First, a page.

The CBZ Newswire

Unholy Feel: A Tribute to Evander Holyfield

by on Feb.01, 2010, under Guest Columnists

by Jason Keidel

Passing puberty does not keep a boy from collecting heroes. Children are indeed precious and precocious, but there’s an eternal misperception that once a male hits 21 he is fully developed, unable to daydream or construct an idol.

Evander Holyfield is one of mine. I adopted him in my 20s, when he was in his 30s. Physically perfect and perfectly humble, Holyfield won without the machismo, under the aegis of Jesus, a smile being the closest he came to boasting. His résumé is evident enough without a cut-and-paste on this page.

We have amply frowned upon “Warrior” (Holyfield’s moniker) as an athletic label. Too many limbless soldiers wheel their way back to American hospitals for us to lose perspective. Athletes of the highest order are performers, artists who keep score.

Art is an abstract expression, largely depictions of thought. Though art is very powerful, it doesn’t really happen, meaning that the expression itself is the ending. I enjoyed “Edge of Darkness,” but Mel Gibson didn’t really kill anyone in pursuit of his daughter’s killer.

Evander Holyfield really whipped Mike Tyson’s ass. That’s the thing. And he did it to the glee of a million boys and men who loathed Tyson and his avatar, men who walked with presumed dominance. Tyson admittedly mugged people for lunch money, at least until he found the one kid in school who punched back. Buster Douglas cracked the aura in 1990, and Holyfield shattered it in 1996.

Perhaps it was sweeter and purer than Clay beating Liston because there were too many political (and Cosa Nostra) components in 1964 and ’65. And while Ali was the greatest heavyweight in history, we know he was one to chat a bit.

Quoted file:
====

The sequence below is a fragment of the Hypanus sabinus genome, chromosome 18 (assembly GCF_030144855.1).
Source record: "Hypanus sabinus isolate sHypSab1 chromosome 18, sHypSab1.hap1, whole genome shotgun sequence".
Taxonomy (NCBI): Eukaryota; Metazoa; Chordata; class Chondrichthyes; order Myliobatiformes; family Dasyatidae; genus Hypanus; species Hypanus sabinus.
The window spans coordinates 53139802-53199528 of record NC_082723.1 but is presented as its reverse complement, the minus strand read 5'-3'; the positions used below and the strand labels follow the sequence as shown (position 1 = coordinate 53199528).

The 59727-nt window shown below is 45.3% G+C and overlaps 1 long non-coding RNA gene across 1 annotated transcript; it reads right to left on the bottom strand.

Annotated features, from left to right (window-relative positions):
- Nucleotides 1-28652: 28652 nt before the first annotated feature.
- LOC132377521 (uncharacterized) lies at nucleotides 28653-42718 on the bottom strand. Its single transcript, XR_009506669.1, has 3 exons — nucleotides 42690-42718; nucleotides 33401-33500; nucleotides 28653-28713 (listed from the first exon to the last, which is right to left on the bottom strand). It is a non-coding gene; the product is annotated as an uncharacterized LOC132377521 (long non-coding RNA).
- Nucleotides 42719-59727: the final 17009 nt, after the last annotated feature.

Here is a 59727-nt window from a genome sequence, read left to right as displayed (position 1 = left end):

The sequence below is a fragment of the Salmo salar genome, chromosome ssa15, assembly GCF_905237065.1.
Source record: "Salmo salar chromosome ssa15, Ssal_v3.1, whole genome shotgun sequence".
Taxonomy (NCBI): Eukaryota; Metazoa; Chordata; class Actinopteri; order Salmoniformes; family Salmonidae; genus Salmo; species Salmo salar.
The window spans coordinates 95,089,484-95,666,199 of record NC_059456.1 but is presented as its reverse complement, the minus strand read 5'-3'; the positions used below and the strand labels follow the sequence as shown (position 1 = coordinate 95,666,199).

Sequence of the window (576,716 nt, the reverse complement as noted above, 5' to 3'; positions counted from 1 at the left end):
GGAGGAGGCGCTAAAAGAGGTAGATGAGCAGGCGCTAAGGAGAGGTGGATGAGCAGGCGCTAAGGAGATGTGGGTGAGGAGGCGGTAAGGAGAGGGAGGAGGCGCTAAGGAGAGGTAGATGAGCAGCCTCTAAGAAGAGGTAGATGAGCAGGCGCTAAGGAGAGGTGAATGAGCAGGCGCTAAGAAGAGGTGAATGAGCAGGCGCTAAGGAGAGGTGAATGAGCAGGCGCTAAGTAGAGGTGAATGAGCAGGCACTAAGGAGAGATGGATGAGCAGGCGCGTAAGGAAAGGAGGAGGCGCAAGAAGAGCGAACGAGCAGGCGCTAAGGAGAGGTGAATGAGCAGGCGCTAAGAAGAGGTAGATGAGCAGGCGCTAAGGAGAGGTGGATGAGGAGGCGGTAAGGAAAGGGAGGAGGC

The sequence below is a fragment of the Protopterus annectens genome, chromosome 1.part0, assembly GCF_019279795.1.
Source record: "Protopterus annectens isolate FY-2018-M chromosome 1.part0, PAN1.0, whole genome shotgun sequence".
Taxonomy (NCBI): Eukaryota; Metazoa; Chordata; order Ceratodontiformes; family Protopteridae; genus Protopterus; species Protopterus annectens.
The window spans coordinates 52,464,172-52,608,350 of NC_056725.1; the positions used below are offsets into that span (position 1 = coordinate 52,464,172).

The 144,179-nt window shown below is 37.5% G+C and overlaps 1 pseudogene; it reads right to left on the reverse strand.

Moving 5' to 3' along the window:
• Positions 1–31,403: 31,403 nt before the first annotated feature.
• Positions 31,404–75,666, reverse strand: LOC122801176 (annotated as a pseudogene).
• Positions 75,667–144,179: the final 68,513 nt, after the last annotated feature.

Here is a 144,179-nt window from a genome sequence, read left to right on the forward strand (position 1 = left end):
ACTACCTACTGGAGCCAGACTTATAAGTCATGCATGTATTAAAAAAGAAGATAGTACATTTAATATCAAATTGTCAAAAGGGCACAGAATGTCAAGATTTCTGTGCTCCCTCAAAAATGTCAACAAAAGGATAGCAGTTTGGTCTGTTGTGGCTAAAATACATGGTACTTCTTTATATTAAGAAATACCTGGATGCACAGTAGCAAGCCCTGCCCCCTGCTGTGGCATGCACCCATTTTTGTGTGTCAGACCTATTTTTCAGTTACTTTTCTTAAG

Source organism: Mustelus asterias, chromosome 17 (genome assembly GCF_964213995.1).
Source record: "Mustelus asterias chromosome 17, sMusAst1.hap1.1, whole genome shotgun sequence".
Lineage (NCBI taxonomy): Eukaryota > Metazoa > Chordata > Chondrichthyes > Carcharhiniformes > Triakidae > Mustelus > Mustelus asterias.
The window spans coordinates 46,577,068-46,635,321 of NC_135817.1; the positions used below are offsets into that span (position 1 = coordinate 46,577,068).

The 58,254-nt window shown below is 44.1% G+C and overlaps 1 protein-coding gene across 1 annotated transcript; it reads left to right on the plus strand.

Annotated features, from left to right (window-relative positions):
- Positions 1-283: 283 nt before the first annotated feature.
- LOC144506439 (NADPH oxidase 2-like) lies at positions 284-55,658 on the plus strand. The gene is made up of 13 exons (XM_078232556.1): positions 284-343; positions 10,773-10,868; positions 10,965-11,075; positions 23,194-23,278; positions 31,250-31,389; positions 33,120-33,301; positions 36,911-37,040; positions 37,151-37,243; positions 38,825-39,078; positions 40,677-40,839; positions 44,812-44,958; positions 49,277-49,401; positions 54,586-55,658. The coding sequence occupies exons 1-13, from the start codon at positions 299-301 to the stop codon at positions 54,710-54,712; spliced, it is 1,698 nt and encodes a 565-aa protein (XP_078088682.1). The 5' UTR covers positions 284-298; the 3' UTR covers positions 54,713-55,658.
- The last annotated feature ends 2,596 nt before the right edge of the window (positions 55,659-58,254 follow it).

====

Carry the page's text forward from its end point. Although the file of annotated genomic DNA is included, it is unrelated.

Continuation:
If cynics observe Holyfield literally, he’ll be sketched a sanctimonious bible-thumper who has fathered a tribe out of wedlock. And he has. Despite this, I don’t doubt the sincerity of his religious beliefs. Only a higher purpose can explain Holyfield’s ascent with inferior talent. What did he do well other than take a punch?

Muhammad Ali, a carouser of comparable depth, fought for one deity, Holyfield for another. No, he does not have Ali’s boxing gifts or social gravitas. He instead quietly inspired a generation during an epoch of crotch-clutching, slam-dunking, home run posing, “SportsCenter” branded moves.

Approaching 50, Holyfield now fights under the dim lights of dementia, a sagging superstar as likely to drool on his gloves as bleed on them. He has lost five of his last nine bouts to names we’ll never know. And I was foolish to think there would be a different ending.

Defending his title several times after he whipped Tyson, Holyfield lost twice to Lennox Lewis (though the judges scored one a draw) in 1999, which should have been his last year of boxing. He is scheduled to fight Frans Botha this year, an entire decade being the bottleneck between his prime and his pasture.

Holyfield is halfway through his descent into mental and financial ruin. His mansions are being foreclosed, the mother of his children nipping at his knees for child support. His speech (never his strength) is slurring, each vowel lost to a slumbering tongue.

Ali indeed has Parkinson’s, but so does Michael J. Fox, and Fox can speak. Ali cannot because of innumerable concussions he suffered every fight after his thirtieth birthday, which could very well be in the hundreds. By contrast, football players have retired with fewer than ten concussions.

There are few beacons at the end of the boxing tunnel, as Holyfield is sure to learn, extending the irony that those who have accomplished the least at dawn often have the most colorful dusk.

Holyfield won more than a belt when he beat Tyson. He wore the largest symbolic crown: anti-bully. Most boys have met a Tyson in their youth. You were a freshman and he was a sophomore. He pushed you and your pals around with impunity. Mine was a guy I’ll call J.D.

One day J.D. came to class with his face pummeled, his eyes swollen like purple walnuts. He donned shades for a week, speaking little, his career as class thug over. I don’t know who did it and thus I never had a chance to thank him. So I thank Evander instead. 

Toward the end of the aforementioned film, a man asks about Gibson’s condition. Terminal, he was told. “We’re all terminal,” was his retort. That is a quintessential truth. I just wish my heroes were not in such a hurry.

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